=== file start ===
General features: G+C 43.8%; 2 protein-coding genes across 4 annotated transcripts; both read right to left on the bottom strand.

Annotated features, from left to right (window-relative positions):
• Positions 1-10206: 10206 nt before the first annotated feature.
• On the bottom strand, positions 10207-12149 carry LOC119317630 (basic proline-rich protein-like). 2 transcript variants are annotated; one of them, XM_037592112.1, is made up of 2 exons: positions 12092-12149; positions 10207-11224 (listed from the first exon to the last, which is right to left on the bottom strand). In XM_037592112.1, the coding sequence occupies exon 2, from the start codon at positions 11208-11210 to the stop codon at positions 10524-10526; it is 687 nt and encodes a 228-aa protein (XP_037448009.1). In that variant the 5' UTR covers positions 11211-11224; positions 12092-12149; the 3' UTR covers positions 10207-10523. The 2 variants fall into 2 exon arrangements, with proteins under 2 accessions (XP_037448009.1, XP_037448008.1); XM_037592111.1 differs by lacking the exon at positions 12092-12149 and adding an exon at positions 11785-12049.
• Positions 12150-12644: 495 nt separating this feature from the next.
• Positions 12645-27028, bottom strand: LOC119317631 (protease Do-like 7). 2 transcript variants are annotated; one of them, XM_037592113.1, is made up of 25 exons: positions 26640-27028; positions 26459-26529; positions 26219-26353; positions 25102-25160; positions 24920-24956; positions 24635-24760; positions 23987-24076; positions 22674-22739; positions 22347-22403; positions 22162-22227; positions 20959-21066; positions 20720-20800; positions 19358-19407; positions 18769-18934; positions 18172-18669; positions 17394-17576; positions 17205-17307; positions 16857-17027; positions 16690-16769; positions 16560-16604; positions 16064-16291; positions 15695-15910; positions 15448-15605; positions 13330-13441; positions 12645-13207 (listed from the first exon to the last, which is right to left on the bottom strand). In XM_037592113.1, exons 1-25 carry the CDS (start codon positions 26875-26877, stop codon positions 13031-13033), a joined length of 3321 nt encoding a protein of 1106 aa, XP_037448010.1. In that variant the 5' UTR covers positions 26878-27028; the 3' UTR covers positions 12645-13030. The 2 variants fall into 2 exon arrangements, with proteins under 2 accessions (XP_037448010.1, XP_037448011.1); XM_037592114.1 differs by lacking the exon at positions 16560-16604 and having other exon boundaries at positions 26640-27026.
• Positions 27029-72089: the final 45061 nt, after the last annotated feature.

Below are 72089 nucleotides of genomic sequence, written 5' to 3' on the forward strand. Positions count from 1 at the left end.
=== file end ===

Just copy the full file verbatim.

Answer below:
General features: G+C 43.8%; 2 protein-coding genes across 4 annotated transcripts; both read right to left on the bottom strand.

Annotated features, from left to right (window-relative positions):
• Positions 1-10206: 10206 nt before the first annotated feature.
• On the bottom strand, positions 10207-12149 carry LOC119317630 (basic proline-rich protein-like). 2 transcript variants are annotated; one of them, XM_037592112.1, is made up of 2 exons: positions 12092-12149; positions 10207-11224 (listed from the first exon to the last, which is right to left on the bottom strand). In XM_037592112.1, the coding sequence occupies exon 2, from the start codon at positions 11208-11210 to the stop codon at positions 10524-10526; it is 687 nt and encodes a 228-aa protein (XP_037448009.1). In that variant the 5' UTR covers positions 11211-11224; positions 12092-12149; the 3' UTR covers positions 10207-10523. The 2 variants fall into 2 exon arrangements, with proteins under 2 accessions (XP_037448009.1, XP_037448008.1); XM_037592111.1 differs by lacking the exon at positions 12092-12149 and adding an exon at positions 11785-12049.
• Positions 12150-12644: 495 nt separating this feature from the next.
• Positions 12645-27028, bottom strand: LOC119317631 (protease Do-like 7). 2 transcript variants are annotated; one of them, XM_037592113.1, is made up of 25 exons: positions 26640-27028; positions 26459-26529; positions 26219-26353; positions 25102-25160; positions 24920-24956; positions 24635-24760; positions 23987-24076; positions 22674-22739; positions 22347-22403; positions 22162-22227; positions 20959-21066; positions 20720-20800; positions 19358-19407; positions 18769-18934; positions 18172-18669; positions 17394-17576; positions 17205-17307; positions 16857-17027; positions 16690-16769; positions 16560-16604; positions 16064-16291; positions 15695-15910; positions 15448-15605; positions 13330-13441; positions 12645-13207 (listed from the first exon to the last, which is right to left on the bottom strand). In XM_037592113.1, exons 1-25 carry the CDS (start codon positions 26875-26877, stop codon positions 13031-13033), a joined length of 3321 nt encoding a protein of 1106 aa, XP_037448010.1. In that variant the 5' UTR covers positions 26878-27028; the 3' UTR covers positions 12645-13030. The 2 variants fall into 2 exon arrangements, with proteins under 2 accessions (XP_037448010.1, XP_037448011.1); XM_037592114.1 differs by lacking the exon at positions 16560-16604 and having other exon boundaries at positions 26640-27026.
• Positions 27029-72089: the final 45061 nt, after the last annotated feature.

Below are 72089 nucleotides of genomic sequence, written 5' to 3' on the forward strand. Positions count from 1 at the left end.